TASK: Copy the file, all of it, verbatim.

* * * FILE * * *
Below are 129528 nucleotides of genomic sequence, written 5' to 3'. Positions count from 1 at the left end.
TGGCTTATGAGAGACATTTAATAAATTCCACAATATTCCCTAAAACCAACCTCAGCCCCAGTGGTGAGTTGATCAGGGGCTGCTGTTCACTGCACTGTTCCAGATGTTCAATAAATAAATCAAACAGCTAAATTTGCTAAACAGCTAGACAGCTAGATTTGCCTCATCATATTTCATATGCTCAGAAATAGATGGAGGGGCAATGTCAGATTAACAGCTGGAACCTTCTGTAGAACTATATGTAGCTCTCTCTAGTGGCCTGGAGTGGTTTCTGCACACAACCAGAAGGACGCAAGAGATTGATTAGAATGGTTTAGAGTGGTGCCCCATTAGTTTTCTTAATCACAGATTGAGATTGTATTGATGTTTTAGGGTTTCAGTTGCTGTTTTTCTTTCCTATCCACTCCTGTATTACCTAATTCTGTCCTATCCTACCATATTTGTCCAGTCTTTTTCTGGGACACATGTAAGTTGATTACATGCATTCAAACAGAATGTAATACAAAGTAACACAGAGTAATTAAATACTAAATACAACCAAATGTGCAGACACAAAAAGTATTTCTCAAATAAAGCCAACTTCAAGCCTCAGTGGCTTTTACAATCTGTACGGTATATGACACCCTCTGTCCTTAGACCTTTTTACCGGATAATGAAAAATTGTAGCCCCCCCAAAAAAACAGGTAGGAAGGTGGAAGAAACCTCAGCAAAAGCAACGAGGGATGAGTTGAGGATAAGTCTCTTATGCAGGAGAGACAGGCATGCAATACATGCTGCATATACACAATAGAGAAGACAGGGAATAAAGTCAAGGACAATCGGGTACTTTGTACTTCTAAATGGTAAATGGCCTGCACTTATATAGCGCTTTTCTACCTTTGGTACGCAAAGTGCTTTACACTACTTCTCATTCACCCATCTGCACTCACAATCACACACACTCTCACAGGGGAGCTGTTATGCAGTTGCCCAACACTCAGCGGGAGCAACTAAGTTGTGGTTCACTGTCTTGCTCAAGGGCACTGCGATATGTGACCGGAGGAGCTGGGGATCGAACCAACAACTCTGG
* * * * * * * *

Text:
Below are 129528 nucleotides of genomic sequence, written 5' to 3'. Positions count from 1 at the left end.
TGGCTTATGAGAGACATTTAATAAATTCCACAATATTCCCTAAAACCAACCTCAGCCCCAGTGGTGAGTTGATCAGGGGCTGCTGTTCACTGCACTGTTCCAGATGTTCAATAAATAAATCAAACAGCTAAATTTGCTAAACAGCTAGACAGCTAGATTTGCCTCATCATATTTCATATGCTCAGAAATAGATGGAGGGGCAATGTCAGATTAACAGCTGGAACCTTCTGTAGAACTATATGTAGCTCTCTCTAGTGGCCTGGAGTGGTTTCTGCACACAACCAGAAGGACGCAAGAGATTGATTAGAATGGTTTAGAGTGGTGCCCCATTAGTTTTCTTAATCACAGATTGAGATTGTATTGATGTTTTAGGGTTTCAGTTGCTGTTTTTCTTTCCTATCCACTCCTGTATTACCTAATTCTGTCCTATCCTACCATATTTGTCCAGTCTTTTTCTGGGACACATGTAAGTTGATTACATGCATTCAAACAGAATGTAATACAAAGTAACACAGAGTAATTAAATACTAAATACAACCAAATGTGCAGACACAAAAAGTATTTCTCAAATAAAGCCAACTTCAAGCCTCAGTGGCTTTTACAATCTGTACGGTATATGACACCCTCTGTCCTTAGACCTTTTTACCGGATAATGAAAAATTGTAGCCCCCCCAAAAAAACAGGTAGGAAGGTGGAAGAAACCTCAGCAAAAGCAACGAGGGATGAGTTGAGGATAAGTCTCTTATGCAGGAGAGACAGGCATGCAATACATGCTGCATATACACAATAGAGAAGACAGGGAATAAAGTCAAGGACAATCGGGTACTTTGTACTTCTAAATGGTAAATGGCCTGCACTTATATAGCGCTTTTCTACCTTTGGTACGCAAAGTGCTTTACACTACTTCTCATTCACCCATCTGCACTCACAATCACACACACTCTCACAGGGGAGCTGTTATGCAGTTGCCCAACACTCAGCGGGAGCAACTAAGTTGTGGTTCACTGTCTTGCTCAAGGGCACTGCGATATGTGACCGGAGGAGCTGGGGATCGAACCAACAACTCTGG